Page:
2. What is The Cat and the Rat and the Hat about?

Greed, trickery and chaotic comedy! Cat and Rat fight over the hat until Bat comes along with his fancy cravat then Cat and Rat want that, not the hat. So Bat gets the hat and that is that.

 

3. What inspired the story?

I love playing with words so I set myself the challenge of using one rhyme and making a rhythmical text that bounced. I made long lists of rhyming phrases, internal rhymes, alliteration etc and then tried to manipulate them into various plots. 'Bat' was a late addition after consultation with my publisher and I think she works brilliantly because she increases the conflict and twists the ending.

 

4. How long did it take for the story to come together? 

I had lots of ideas in my big book of plotting but eventually I had to choose which to work on, and The Cat and the Rat and the Hat had the best phrases and the best storyline so I concentrated on that. It's hard to say how long. Over a year? But obviously not all of that year. It was very much in the back of my mind, running through my thoughts while I was doing other things like washing up, doing the garden, walking. Walking is great for picture book creation, it helps me to check the beat and rhythms. I try to keep it in my head but I'm sure I'm sometimes mumbling as I walk.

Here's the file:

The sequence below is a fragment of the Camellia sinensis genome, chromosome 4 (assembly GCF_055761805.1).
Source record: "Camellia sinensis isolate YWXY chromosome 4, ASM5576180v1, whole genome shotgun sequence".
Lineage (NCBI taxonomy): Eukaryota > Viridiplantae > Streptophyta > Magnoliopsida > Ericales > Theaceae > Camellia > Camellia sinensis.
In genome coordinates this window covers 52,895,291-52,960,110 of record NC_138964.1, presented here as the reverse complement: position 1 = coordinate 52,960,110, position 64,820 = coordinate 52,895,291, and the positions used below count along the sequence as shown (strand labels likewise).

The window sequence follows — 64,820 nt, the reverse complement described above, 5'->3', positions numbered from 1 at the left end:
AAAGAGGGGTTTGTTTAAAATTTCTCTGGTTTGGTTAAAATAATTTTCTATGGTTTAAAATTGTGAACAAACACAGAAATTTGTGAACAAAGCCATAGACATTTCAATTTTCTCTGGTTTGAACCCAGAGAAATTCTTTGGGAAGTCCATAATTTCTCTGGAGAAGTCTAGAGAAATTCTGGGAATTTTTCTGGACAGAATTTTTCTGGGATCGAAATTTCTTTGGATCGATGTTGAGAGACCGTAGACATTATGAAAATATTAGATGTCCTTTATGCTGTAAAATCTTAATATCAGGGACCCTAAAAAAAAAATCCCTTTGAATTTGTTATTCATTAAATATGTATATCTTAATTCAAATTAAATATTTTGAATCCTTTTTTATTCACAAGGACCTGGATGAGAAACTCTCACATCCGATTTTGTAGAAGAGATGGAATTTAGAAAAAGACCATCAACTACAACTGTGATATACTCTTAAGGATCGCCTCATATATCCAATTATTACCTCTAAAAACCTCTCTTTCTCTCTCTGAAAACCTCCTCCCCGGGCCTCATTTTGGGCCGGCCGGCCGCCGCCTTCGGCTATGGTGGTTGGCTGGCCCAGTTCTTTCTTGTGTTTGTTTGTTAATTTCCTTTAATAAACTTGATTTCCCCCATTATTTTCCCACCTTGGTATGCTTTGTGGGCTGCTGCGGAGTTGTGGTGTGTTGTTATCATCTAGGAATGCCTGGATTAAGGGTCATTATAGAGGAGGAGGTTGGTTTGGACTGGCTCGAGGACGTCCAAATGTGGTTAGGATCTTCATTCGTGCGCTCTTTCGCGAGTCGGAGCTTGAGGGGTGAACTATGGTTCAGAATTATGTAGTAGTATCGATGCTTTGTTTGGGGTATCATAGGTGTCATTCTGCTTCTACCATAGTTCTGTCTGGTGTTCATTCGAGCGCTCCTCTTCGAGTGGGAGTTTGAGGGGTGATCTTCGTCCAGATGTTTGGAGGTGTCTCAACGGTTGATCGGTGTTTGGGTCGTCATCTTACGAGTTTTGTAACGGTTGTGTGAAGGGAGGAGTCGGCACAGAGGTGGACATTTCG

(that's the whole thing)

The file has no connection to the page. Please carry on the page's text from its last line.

5. Have you ever had a cat or rat as a pet - and were they as badly behaved as these ones?

No, no cats or rats but my friend's daughter had a rat that loved to listen to stories. Now there's an idea for a book!

 

6. What do you think about the illustrations by Matt Hunt and how they help to tell the story? 

I love the illustrations! Couldn't be happier. Matt Hunt has created three amazing characters that almost jump off the page. I love the colours, the graphic style, the expressions, the franticness of the chases and the pauses in the movements that add so much to the story. It's amazing.